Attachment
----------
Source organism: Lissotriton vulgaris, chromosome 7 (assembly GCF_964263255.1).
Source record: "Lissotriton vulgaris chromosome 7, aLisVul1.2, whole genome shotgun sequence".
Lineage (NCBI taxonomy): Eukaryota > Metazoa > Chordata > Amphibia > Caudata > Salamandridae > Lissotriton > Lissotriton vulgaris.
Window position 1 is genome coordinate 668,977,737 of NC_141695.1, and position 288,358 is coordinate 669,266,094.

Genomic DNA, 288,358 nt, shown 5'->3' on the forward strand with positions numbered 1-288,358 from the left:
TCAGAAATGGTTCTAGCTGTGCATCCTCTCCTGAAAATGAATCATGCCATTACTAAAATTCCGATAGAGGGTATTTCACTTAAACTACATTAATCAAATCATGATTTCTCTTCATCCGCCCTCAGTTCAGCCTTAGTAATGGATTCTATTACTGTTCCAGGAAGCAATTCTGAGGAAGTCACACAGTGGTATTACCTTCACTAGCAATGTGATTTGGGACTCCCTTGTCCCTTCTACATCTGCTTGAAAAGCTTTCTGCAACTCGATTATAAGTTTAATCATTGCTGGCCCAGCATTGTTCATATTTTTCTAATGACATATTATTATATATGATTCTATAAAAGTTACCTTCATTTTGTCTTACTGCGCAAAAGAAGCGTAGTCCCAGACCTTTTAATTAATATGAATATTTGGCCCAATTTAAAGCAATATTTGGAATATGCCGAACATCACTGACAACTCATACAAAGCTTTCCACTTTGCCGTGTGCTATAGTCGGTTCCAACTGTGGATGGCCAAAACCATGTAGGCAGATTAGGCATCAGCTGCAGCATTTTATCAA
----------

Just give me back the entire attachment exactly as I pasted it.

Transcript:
Source organism: Lissotriton vulgaris, chromosome 7 (assembly GCF_964263255.1).
Source record: "Lissotriton vulgaris chromosome 7, aLisVul1.2, whole genome shotgun sequence".
Lineage (NCBI taxonomy): Eukaryota > Metazoa > Chordata > Amphibia > Caudata > Salamandridae > Lissotriton > Lissotriton vulgaris.
Window position 1 is genome coordinate 668,977,737 of NC_141695.1, and position 288,358 is coordinate 669,266,094.

Genomic DNA, 288,358 nt, shown 5'->3' on the forward strand with positions numbered 1-288,358 from the left:
TCAGAAATGGTTCTAGCTGTGCATCCTCTCCTGAAAATGAATCATGCCATTACTAAAATTCCGATAGAGGGTATTTCACTTAAACTACATTAATCAAATCATGATTTCTCTTCATCCGCCCTCAGTTCAGCCTTAGTAATGGATTCTATTACTGTTCCAGGAAGCAATTCTGAGGAAGTCACACAGTGGTATTACCTTCACTAGCAATGTGATTTGGGACTCCCTTGTCCCTTCTACATCTGCTTGAAAAGCTTTCTGCAACTCGATTATAAGTTTAATCATTGCTGGCCCAGCATTGTTCATATTTTTCTAATGACATATTATTATATATGATTCTATAAAAGTTACCTTCATTTTGTCTTACTGCGCAAAAGAAGCGTAGTCCCAGACCTTTTAATTAATATGAATATTTGGCCCAATTTAAAGCAATATTTGGAATATGCCGAACATCACTGACAACTCATACAAAGCTTTCCACTTTGCCGTGTGCTATAGTCGGTTCCAACTGTGGATGGCCAAAACCATGTAGGCAGATTAGGCATCAGCTGCAGCATTTTATCAA